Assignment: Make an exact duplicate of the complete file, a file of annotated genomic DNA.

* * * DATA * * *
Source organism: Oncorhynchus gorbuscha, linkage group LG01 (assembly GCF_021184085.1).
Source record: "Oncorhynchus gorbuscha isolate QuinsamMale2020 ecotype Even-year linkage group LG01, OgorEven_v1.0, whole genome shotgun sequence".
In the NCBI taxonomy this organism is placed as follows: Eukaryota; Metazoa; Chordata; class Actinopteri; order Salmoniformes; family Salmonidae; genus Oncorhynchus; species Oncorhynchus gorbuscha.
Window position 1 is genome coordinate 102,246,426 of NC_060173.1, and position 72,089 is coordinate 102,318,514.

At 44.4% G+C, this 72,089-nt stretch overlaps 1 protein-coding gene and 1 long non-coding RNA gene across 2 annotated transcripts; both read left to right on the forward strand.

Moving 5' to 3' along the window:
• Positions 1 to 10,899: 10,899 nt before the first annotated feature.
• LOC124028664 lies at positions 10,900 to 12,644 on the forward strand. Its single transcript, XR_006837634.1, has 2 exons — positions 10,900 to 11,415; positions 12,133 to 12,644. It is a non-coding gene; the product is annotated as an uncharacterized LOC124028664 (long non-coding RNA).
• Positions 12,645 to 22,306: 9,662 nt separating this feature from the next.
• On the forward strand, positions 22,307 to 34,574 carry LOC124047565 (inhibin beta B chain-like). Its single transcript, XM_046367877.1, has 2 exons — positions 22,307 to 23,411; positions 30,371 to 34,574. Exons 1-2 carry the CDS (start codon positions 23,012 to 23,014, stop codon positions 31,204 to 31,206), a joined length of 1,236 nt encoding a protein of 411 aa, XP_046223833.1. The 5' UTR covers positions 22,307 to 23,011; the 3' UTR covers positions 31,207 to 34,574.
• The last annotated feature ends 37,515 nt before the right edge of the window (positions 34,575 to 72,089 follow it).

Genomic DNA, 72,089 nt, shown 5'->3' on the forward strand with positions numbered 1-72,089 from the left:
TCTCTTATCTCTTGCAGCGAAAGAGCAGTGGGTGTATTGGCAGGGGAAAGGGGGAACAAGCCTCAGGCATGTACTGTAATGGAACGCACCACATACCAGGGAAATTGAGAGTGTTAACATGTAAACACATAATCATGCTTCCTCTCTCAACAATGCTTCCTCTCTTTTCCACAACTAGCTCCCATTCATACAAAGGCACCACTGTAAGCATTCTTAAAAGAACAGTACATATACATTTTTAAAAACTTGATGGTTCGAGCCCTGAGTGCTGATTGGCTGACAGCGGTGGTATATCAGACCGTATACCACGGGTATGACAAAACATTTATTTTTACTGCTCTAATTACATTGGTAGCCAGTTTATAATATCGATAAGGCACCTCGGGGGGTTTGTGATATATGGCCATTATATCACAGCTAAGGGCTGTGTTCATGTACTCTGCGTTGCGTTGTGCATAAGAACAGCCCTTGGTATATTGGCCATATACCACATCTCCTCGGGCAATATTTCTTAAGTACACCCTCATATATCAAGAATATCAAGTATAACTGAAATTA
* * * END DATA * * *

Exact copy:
Source organism: Oncorhynchus gorbuscha, linkage group LG01 (assembly GCF_021184085.1).
Source record: "Oncorhynchus gorbuscha isolate QuinsamMale2020 ecotype Even-year linkage group LG01, OgorEven_v1.0, whole genome shotgun sequence".
In the NCBI taxonomy this organism is placed as follows: Eukaryota; Metazoa; Chordata; class Actinopteri; order Salmoniformes; family Salmonidae; genus Oncorhynchus; species Oncorhynchus gorbuscha.
Window position 1 is genome coordinate 102,246,426 of NC_060173.1, and position 72,089 is coordinate 102,318,514.

At 44.4% G+C, this 72,089-nt stretch overlaps 1 protein-coding gene and 1 long non-coding RNA gene across 2 annotated transcripts; both read left to right on the forward strand.

Moving 5' to 3' along the window:
• Positions 1 to 10,899: 10,899 nt before the first annotated feature.
• LOC124028664 lies at positions 10,900 to 12,644 on the forward strand. Its single transcript, XR_006837634.1, has 2 exons — positions 10,900 to 11,415; positions 12,133 to 12,644. It is a non-coding gene; the product is annotated as an uncharacterized LOC124028664 (long non-coding RNA).
• Positions 12,645 to 22,306: 9,662 nt separating this feature from the next.
• On the forward strand, positions 22,307 to 34,574 carry LOC124047565 (inhibin beta B chain-like). Its single transcript, XM_046367877.1, has 2 exons — positions 22,307 to 23,411; positions 30,371 to 34,574. Exons 1-2 carry the CDS (start codon positions 23,012 to 23,014, stop codon positions 31,204 to 31,206), a joined length of 1,236 nt encoding a protein of 411 aa, XP_046223833.1. The 5' UTR covers positions 22,307 to 23,011; the 3' UTR covers positions 31,207 to 34,574.
• The last annotated feature ends 37,515 nt before the right edge of the window (positions 34,575 to 72,089 follow it).

Genomic DNA, 72,089 nt, shown 5'->3' on the forward strand with positions numbered 1-72,089 from the left:
TCTCTTATCTCTTGCAGCGAAAGAGCAGTGGGTGTATTGGCAGGGGAAAGGGGGAACAAGCCTCAGGCATGTACTGTAATGGAACGCACCACATACCAGGGAAATTGAGAGTGTTAACATGTAAACACATAATCATGCTTCCTCTCTCAACAATGCTTCCTCTCTTTTCCACAACTAGCTCCCATTCATACAAAGGCACCACTGTAAGCATTCTTAAAAGAACAGTACATATACATTTTTAAAAACTTGATGGTTCGAGCCCTGAGTGCTGATTGGCTGACAGCGGTGGTATATCAGACCGTATACCACGGGTATGACAAAACATTTATTTTTACTGCTCTAATTACATTGGTAGCCAGTTTATAATATCGATAAGGCACCTCGGGGGGTTTGTGATATATGGCCATTATATCACAGCTAAGGGCTGTGTTCATGTACTCTGCGTTGCGTTGTGCATAAGAACAGCCCTTGGTATATTGGCCATATACCACATCTCCTCGGGCAATATTTCTTAAGTACACCCTCATATATCAAGAATATCAAGTATAACTGAAATTA